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Why Branding Is Critical to a City’s Success

San Francisco’s Visitor Information Center. Image © Gensler / Michael Townsend.

There is something about the size and scale of a city that just feels right. Cities feel attainable, relatable, and ripe to drive change. Recently, California surpassed the U.K. as the fifth largest economy in the world, with a GDP of $2.7 trillion. In a state of this scale and influence, we have a huge responsibility to drive new behaviors and change, and that can start at the city level.

But it’s not just about building up infrastructure to deliver a great community experience, it’s also about brand positioning: crafting a real and honest story about why each city is unique. By shaping their own narrative, cities can promote urban growth or revitalization. Simply put, city branding is critical to a city’s success.

Cities and the people who love them incite movements and add richness and depth to our lives. There is a sense of pride when we can share the intimate stories of where we come from, the heritage of who we are, and what it means to others. Many cities are instilling their own foreign policies, and some are even operating as sub-national entities. Recently, Mayor Nutter of Philadelphia used the term “the rise of the United Cities of America,” reinforcing where the future power and decision-making lies. Up-and-coming California cities that are burgeoning with development, such as Sacramento, Irvine, Fresno, and Oakland, are a huge contributing factor to the national and global economy. These metropolises will ultimately help set the vision for how we can adapt and modernize infrastructure to live, work, play, and create a sense of community.

At the heart of any city is their personality, created by a tapestry of the people and businesses who reside there, and the perception of how others view them. One important piece of the equation is a city’s go-to-market strategy and creating a consistent, cohesive brand story that runs across all communication channels—from a city’s website or tourist app to more traditional examples of signage around town.

Just as businesses can benefit from an effective branding strategy, so do cities. According to Forbes, “In the last five to ten years… cities have become much more conscious of branding as an effective strategy for altering their trajectory. Instead of jumping onto an existing narrative about their city, more are learning to shape it and promote eventual growth and revitalization.”

Gensler participated in a pop-up fashion installation and exhibit to promote Costa Rica's heritage for the Traffic Museum project at Museo de Oro in San José, Costa Rica. Image © Juan Caliva.

Gensler has helped cities explore how to dynamically engage with their communities through pop-up activations like the Traffic Museum project in Costa Rica or parKIT, the first semi-permanent parklet in Washington, D.C., to create micro experiences for all ages. In Chicago, we developed a mini dance party with Neon City, prompting moments of delight to help people connect in a more grassroots way. The impression a city makes also has to do with their social consciousness, such as how to address the homeless issue through affordable solutions, like permanent supportive housing in Los Angeles. In San Francisco, we've explored welcoming, shareable moments to greet visitors and guests through the city’s Visitor Information Center and we’ve designed interactive installations for the community to rethink public space through the city’s Market Street Prototyping Festival.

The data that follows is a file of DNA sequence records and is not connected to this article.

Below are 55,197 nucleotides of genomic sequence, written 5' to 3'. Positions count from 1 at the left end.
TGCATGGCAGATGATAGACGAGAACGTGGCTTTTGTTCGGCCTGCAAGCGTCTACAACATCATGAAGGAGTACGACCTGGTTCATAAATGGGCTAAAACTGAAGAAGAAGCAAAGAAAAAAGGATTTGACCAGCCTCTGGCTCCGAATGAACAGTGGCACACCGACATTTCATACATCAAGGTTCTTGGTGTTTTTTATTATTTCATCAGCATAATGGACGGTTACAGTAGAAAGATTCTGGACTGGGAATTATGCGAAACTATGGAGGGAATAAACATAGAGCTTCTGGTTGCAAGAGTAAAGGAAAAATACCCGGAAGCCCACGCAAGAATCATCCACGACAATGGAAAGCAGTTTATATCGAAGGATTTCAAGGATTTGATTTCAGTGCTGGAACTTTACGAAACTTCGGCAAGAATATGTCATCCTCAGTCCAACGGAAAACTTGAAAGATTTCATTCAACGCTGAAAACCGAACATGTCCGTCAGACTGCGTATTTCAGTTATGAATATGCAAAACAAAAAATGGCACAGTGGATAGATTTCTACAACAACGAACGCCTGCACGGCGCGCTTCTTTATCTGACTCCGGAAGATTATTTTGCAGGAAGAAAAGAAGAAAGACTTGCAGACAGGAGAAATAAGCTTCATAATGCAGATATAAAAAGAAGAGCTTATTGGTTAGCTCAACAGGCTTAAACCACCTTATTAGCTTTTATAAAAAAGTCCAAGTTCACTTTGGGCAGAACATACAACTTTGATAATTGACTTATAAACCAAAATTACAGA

Gensler designed interactive installations for San Francisco’s Market Street Prototyping Festival, drawing inspiration from the city’s neighborhoods. Image © Terence Lee.

According to Gensler Experience Index research findings, people are using public space as a platform for varied activities. It’s about having fun, socializing, being inspired, unplugging, and trying something new. Our research finds that 94 percent of public space visitors do multiple activities while there and 85 percent of the survey respondents spend time with friends and family in public spaces.

According to the Gensler Experience Index, 85 percent of the survey respondents spend time with friends and family in public spaces.

Now, more than ever, people are identifying with the values and personality of the place. Cities know how important their brand personality and image are to the success of who they become, and this can be created through a series of activations. Cities must embody the change they want to see and find great partners to help them deliver through both the private and public sector. California’s next generation are moving to these up-and-coming cities and eyes will be on these communities to drive new behavior and promote the future. To further engage on this subject check out Gensler’s recent work on cities and brand development or connect with Jennifer Gebhardt to learn more.

Jennifer Gebhardt is a regional Brand Design practice area leader and works with her clients to understand their culture and values. She communicates those ideals to both brand and workplace design teams, assuring brand is an essential piece of every project. Contact her at Jennifer_Gebhardt@gensler.com.